Key activities are the enabling repeatable action patterns a company must perform to deliver its value proposition (Osterwalder & Pigneur, 2010). In commercial organizations the most important function is to create value for which customers are willing to pay, achieved through the configuration of internal and external activities (Osterwalder & Pigneur, 2002). This set of internal and external activities is called the value chain (Porter, 1985). In recent years value chains have become important, as more companies look to add value. Value chain analysis has been used to evaluate a firm’s strategic activities and its impact on costs and value (Golicic & Smith, 2013). The value chain is composed by a number of interdependent activities which are connected by linkages (Porter, 1985). Some examples in a social entrepreneurship context include:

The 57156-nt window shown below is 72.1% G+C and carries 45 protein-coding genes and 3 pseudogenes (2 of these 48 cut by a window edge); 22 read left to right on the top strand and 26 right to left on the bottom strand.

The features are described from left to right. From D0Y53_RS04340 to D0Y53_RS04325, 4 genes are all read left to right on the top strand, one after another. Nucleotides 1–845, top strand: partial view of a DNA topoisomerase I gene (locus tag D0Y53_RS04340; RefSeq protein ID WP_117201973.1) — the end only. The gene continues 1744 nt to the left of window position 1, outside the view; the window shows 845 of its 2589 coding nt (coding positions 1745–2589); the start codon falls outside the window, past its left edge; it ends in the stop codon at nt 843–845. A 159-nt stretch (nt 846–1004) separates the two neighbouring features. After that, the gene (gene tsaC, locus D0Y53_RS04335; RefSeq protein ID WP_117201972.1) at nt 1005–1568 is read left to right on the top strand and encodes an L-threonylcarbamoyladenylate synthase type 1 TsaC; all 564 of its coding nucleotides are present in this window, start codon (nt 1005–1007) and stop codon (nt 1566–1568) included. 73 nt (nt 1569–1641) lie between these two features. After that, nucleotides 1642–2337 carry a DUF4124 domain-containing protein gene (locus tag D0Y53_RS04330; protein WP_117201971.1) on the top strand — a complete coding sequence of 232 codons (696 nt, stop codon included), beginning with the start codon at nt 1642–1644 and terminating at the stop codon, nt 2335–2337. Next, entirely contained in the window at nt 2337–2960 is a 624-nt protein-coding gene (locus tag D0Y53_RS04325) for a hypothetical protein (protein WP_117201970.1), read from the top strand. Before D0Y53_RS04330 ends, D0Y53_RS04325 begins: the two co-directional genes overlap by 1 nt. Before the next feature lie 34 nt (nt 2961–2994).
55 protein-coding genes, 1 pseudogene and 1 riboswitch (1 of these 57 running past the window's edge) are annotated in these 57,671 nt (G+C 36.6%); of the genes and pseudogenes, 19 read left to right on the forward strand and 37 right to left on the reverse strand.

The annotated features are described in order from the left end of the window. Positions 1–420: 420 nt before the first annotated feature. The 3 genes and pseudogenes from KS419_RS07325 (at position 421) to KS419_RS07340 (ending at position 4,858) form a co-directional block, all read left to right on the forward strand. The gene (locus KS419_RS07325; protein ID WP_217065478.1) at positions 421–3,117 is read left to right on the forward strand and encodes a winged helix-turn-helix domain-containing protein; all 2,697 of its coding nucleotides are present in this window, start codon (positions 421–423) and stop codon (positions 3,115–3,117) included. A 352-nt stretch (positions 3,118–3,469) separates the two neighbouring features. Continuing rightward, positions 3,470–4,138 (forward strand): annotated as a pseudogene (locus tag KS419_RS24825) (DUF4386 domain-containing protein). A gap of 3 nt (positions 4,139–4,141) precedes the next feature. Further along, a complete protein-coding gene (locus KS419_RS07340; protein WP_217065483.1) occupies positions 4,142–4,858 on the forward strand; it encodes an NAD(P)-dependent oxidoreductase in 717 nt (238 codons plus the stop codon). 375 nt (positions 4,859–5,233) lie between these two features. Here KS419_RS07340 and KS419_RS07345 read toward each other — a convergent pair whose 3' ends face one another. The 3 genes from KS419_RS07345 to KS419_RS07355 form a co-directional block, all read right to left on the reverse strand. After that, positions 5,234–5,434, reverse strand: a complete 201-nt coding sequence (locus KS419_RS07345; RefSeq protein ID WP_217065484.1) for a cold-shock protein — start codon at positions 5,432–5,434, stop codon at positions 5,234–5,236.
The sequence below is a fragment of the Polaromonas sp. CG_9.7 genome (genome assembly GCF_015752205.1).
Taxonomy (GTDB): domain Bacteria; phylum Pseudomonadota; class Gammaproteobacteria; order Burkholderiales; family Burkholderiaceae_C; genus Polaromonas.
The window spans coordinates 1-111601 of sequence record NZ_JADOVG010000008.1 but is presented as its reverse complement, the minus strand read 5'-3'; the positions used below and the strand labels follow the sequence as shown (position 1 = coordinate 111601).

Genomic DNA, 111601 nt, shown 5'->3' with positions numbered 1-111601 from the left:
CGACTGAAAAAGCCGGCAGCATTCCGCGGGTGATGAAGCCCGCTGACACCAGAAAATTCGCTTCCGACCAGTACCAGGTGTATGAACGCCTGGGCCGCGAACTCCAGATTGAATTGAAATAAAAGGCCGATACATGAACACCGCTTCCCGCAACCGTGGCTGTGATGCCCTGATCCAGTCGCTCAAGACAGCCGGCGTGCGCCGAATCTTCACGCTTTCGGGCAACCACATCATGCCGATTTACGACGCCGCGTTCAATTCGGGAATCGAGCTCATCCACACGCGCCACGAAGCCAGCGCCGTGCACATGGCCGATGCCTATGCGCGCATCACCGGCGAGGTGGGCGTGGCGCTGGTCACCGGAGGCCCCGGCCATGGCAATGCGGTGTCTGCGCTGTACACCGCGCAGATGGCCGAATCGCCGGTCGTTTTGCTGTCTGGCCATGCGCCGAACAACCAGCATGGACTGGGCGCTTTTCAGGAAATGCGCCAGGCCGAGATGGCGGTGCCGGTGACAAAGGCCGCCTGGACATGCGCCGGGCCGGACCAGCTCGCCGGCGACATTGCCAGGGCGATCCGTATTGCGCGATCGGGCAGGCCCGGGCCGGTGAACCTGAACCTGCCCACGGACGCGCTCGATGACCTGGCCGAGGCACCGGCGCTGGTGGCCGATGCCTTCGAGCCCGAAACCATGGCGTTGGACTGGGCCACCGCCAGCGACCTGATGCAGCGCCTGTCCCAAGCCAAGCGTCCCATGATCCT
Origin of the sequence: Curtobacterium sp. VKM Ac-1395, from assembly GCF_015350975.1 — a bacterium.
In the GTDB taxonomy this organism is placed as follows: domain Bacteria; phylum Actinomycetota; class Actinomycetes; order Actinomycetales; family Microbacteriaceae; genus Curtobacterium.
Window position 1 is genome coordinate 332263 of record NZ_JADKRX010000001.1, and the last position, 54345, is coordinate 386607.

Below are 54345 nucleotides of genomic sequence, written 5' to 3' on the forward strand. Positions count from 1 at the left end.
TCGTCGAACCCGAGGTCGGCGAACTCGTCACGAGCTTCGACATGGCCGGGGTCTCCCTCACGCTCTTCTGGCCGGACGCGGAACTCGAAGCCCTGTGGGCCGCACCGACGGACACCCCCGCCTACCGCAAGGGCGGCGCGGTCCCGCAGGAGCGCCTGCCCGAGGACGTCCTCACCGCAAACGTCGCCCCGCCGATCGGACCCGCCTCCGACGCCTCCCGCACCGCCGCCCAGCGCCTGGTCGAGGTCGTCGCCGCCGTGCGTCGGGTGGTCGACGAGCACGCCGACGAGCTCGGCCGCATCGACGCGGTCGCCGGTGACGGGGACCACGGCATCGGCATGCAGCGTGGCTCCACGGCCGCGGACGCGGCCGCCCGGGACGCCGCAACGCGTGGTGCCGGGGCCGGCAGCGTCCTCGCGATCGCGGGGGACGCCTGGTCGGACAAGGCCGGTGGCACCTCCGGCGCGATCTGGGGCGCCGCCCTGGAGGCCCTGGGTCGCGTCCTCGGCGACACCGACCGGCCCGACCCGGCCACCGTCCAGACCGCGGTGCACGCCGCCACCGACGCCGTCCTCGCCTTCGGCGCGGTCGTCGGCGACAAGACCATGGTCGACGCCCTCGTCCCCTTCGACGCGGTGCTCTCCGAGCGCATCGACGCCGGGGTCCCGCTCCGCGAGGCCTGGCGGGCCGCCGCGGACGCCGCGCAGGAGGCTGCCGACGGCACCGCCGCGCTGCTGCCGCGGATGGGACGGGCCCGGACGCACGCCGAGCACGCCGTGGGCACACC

Procurement of Supplies
The procurement of supplies from disadvantaged suppliers, environmentally sustainable sources and or other social enterprises creates new sources of income for these suppliers integrating them to the economic cycle. This contributes to poverty reduction and multiplies the benefits of economic growth such as better access to education and health care (Sommerrock, 2010). In the case of tourism and hospitality industries, if the economic multiplier is strong for the destination, the SE will rely as much as possible on local supplies and provide substantial positive economic and social impacts.